Economist Willem Buiter, who also serves as a highly engaging and polemical blogger for FT, wants to know why more bankers and board members are not being perp-walked.
It is clear that the vast majority of the large border-crossing banks are continuing to exploit every accounting trick in the book to avoid recognising the marked-to-market losses on their dodgy assets. With most banks cursed with paper-thin equity cushions in relation to their assets, a more intense, let alone a quasi-forensic scrutiny of the balance sheet by a nosy expert paid for and acting on behalf of the government shareholder could easily precipitate a move from partial to full state ownership and thence into insolvency and an orderly restructuring or liquidation.
Too many bank insiders have exploited their monopoly of information and the control it bestows on them, to enrich themselves by robbing their shareholders blind. There has been a spectacular failure of corporate governance. Boards have foresaken their fiduciary duties. Surely, even the liability insurance taken out by board members ought not to shelter those who are guilty of, at best, such willful negligence and dereliction of duty? Where are the class actions suits by disgruntled shareholders? Where are the board members in handcuffs?
Now that there is no meat left on the shareholder drumstick, the rogue managers and employees are going after a piece of the really juicy bird - the ever-patient tax payer. I hope they choke on it.
These are good questions, and it would seem imperative that some punishment be doled out to some deserving scapegoats at some point, if only to defuse populist anger. The fact that all the malefactors in this crisis can’t be punished shouldn’t prevent authorities from singling out a few and laying the groundwork for the “few bad apples” argument—i.e., it wasn’t that the whole system was bad; there were just a few naughty bankers who abused our trust.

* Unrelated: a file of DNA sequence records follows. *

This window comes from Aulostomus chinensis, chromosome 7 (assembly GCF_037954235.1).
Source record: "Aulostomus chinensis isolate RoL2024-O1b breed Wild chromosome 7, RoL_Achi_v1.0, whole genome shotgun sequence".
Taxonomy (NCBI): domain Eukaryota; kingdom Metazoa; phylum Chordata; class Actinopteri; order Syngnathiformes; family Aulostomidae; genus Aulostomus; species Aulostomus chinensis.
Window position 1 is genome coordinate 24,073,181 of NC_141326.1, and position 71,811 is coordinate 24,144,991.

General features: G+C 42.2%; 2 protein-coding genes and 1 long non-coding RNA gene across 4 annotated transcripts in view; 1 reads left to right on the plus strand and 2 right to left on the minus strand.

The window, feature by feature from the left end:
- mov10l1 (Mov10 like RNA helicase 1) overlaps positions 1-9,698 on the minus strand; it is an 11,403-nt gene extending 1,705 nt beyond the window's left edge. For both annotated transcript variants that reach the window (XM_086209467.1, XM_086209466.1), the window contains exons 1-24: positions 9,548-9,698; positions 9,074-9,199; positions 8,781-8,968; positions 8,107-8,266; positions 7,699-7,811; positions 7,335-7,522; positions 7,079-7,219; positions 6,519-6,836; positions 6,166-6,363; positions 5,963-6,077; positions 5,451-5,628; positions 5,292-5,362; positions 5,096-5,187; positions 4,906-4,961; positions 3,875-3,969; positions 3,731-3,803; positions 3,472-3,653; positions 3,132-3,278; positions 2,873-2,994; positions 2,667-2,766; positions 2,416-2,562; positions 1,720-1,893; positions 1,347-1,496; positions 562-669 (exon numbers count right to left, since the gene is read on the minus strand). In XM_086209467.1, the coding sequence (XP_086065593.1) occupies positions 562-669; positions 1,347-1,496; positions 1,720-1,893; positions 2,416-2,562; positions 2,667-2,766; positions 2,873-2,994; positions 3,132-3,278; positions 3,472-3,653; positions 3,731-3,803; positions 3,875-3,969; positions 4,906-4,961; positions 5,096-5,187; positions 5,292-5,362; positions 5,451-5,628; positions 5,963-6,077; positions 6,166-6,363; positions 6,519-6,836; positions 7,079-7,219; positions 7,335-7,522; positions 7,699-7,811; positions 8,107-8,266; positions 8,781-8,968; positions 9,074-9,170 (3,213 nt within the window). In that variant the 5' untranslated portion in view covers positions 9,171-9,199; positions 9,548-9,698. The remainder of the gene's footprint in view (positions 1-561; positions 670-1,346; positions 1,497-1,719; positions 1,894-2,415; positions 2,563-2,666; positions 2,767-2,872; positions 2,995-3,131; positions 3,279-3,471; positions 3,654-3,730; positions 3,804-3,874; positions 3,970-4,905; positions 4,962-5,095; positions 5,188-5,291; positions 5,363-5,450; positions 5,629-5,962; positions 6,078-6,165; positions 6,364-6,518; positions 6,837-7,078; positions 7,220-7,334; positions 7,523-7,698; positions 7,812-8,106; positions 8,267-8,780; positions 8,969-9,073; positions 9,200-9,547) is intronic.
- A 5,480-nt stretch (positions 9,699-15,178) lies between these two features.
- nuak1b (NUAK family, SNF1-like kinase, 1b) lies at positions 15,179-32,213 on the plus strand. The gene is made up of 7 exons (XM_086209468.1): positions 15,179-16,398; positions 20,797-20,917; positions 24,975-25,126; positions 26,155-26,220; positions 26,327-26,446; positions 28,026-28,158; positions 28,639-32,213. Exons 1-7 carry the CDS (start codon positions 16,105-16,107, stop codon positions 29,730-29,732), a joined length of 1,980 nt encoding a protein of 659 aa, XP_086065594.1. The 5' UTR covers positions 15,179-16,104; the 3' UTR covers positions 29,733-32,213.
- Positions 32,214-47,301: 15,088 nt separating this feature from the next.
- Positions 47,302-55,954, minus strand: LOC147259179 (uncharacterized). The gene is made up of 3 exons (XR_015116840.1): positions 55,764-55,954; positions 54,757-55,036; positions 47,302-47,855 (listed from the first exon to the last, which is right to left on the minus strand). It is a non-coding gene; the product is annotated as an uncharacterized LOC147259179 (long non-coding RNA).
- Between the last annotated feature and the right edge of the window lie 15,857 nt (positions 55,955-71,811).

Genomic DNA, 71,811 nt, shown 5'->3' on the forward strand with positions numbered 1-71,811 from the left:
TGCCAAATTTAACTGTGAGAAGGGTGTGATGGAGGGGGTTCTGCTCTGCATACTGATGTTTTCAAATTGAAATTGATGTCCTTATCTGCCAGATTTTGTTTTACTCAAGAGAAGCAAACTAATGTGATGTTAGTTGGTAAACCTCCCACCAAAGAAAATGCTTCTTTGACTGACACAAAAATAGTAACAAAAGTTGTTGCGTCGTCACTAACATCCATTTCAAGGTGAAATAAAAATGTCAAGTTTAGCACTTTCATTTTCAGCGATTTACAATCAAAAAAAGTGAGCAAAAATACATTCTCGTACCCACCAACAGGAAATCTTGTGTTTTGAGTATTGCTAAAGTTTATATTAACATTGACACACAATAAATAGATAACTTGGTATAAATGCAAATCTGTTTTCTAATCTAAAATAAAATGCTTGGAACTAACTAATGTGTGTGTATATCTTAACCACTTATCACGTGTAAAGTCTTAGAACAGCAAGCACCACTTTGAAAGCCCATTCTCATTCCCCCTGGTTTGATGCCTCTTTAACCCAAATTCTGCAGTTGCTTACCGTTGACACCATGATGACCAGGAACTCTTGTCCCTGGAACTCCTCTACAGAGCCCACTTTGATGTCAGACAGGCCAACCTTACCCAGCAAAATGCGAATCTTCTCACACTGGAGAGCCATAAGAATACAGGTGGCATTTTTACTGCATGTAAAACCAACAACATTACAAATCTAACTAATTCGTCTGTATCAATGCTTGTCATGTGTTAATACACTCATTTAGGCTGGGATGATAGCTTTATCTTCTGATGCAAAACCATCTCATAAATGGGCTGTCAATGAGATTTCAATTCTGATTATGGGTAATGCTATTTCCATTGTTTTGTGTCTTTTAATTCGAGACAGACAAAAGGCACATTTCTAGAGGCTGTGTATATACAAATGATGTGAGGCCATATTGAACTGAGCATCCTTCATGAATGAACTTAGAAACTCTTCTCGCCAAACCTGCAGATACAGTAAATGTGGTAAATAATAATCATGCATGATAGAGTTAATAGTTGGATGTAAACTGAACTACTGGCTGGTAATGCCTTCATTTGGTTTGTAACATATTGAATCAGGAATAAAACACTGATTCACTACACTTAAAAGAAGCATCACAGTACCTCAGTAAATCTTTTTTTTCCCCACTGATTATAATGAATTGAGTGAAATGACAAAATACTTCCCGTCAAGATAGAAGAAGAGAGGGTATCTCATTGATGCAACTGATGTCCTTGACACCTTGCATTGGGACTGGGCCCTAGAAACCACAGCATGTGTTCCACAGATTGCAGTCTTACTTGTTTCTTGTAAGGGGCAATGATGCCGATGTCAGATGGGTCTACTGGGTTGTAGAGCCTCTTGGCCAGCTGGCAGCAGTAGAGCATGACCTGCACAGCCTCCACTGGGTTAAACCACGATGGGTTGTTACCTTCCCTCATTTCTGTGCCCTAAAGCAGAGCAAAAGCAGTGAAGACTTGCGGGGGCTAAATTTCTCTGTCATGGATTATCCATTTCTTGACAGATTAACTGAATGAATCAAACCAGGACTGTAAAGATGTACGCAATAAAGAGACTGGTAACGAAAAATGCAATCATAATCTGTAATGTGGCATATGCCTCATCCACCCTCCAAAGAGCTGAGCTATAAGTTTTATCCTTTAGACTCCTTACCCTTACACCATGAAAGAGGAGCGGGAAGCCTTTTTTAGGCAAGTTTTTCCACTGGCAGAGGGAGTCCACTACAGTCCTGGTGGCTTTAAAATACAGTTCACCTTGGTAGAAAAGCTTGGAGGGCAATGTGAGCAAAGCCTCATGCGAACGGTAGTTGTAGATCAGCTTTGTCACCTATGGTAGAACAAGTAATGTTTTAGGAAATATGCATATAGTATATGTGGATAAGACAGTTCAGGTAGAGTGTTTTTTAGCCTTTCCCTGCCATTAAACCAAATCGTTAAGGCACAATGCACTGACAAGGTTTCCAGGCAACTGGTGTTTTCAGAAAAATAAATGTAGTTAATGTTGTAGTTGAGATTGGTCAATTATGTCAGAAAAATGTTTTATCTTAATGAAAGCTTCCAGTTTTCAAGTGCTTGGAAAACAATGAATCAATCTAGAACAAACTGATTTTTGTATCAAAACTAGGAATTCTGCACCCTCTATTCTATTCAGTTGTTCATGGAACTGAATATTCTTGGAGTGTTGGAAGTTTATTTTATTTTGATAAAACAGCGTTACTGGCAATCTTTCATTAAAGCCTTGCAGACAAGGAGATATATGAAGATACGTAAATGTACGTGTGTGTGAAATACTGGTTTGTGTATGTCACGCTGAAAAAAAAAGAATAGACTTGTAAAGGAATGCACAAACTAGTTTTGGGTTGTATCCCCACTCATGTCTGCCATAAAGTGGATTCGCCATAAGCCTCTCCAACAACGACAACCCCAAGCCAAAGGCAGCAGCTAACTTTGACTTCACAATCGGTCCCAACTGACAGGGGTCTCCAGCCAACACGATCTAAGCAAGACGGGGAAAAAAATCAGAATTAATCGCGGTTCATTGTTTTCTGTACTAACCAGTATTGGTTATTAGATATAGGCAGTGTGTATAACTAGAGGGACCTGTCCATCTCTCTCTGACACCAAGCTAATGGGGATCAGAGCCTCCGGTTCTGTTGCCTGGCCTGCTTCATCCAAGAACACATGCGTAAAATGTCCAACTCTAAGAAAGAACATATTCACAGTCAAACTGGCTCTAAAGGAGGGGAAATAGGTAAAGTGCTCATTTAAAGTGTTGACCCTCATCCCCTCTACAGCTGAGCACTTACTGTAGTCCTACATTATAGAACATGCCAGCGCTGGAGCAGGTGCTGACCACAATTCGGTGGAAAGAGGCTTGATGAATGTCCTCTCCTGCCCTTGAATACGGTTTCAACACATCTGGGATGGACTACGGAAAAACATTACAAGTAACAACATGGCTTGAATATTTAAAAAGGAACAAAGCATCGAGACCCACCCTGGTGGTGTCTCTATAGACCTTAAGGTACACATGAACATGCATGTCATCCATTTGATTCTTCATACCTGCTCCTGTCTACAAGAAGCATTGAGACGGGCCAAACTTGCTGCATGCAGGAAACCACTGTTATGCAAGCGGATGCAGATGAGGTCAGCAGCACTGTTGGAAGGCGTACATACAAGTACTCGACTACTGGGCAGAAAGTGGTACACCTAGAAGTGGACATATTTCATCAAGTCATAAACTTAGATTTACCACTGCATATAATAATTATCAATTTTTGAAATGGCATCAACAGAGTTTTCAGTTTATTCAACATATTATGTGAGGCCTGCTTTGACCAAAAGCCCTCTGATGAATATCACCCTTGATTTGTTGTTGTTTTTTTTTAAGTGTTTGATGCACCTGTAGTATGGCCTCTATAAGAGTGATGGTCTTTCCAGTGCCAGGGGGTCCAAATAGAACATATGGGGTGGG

Paul Krugman, in his editorial today, will have none of that—it sounds as though he wants, like Lionel Hutz, to put the system on trial. He describes securitization as a scheme to enrich financial intermediaries with no value added in terms of risk management or beneficial capital allocation:
Underlying the glamorous new world of finance was the process of securitization. Loans no longer stayed with the lender. Instead, they were sold on to others, who sliced, diced and puréed individual debts to synthesize new assets. Subprime mortgages, credit card debts, car loans — all went into the financial system’s juicer. Out the other end, supposedly, came sweet-tasting AAA investments. And financial wizards were lavishly rewarded for overseeing the process.
But the wizards were frauds, whether they knew it or not, and their magic turned out to be no more than a collection of cheap stage tricks. Above all, the key promise of securitization — that it would make the financial system more robust by spreading risk more widely — turned out to be a lie. Banks used securitization to increase their risk, not reduce it, and in the process they made the economy more, not less, vulnerable to financial disruption.
Sooner or later, things were bound to go wrong, and eventually they did. Bear Stearns failed; Lehman failed; but most of all, securitization failed.
Economist Arnold Kling concurs, adding the codicil that securitization has always been a perversion of free-market principles. “My view is that securitization of mortgages would never have emerged in a free market. Instead, it came from our country’s industrial policy supporting housing. Every major advance in mortgage securitization was a regulatory/accounting gimmick, encouraged or created in Washington.” The insane promotion of homeowning for its own sake has caused no end of trouble. Perhaps, as this Boston Globe thinkpiece suggests, we’re ready to move away from that ideology and stop subsidizing housing to the detriment of the rest of the economy.
Anyway, Krugman is wary of the few bad apples scenario, worrying that “the underlying vision” of the Obama administration “remains that of a financial system more or less the same as it was two years ago, albeit somewhat tamed by new rules.” But that system, in his view, has proven a failure, and isn’t worth saving. What will replace it though? Is he perhaps edging closer to Steven Waldman’s idea of replacing credit administered by banks with a system of flat transfers for consumers, and investment trusts and locally targeted “narrow banks” for businesses. When mainstream discussion reaches that point, we’ll know then that we are truly verging on a new New Deal.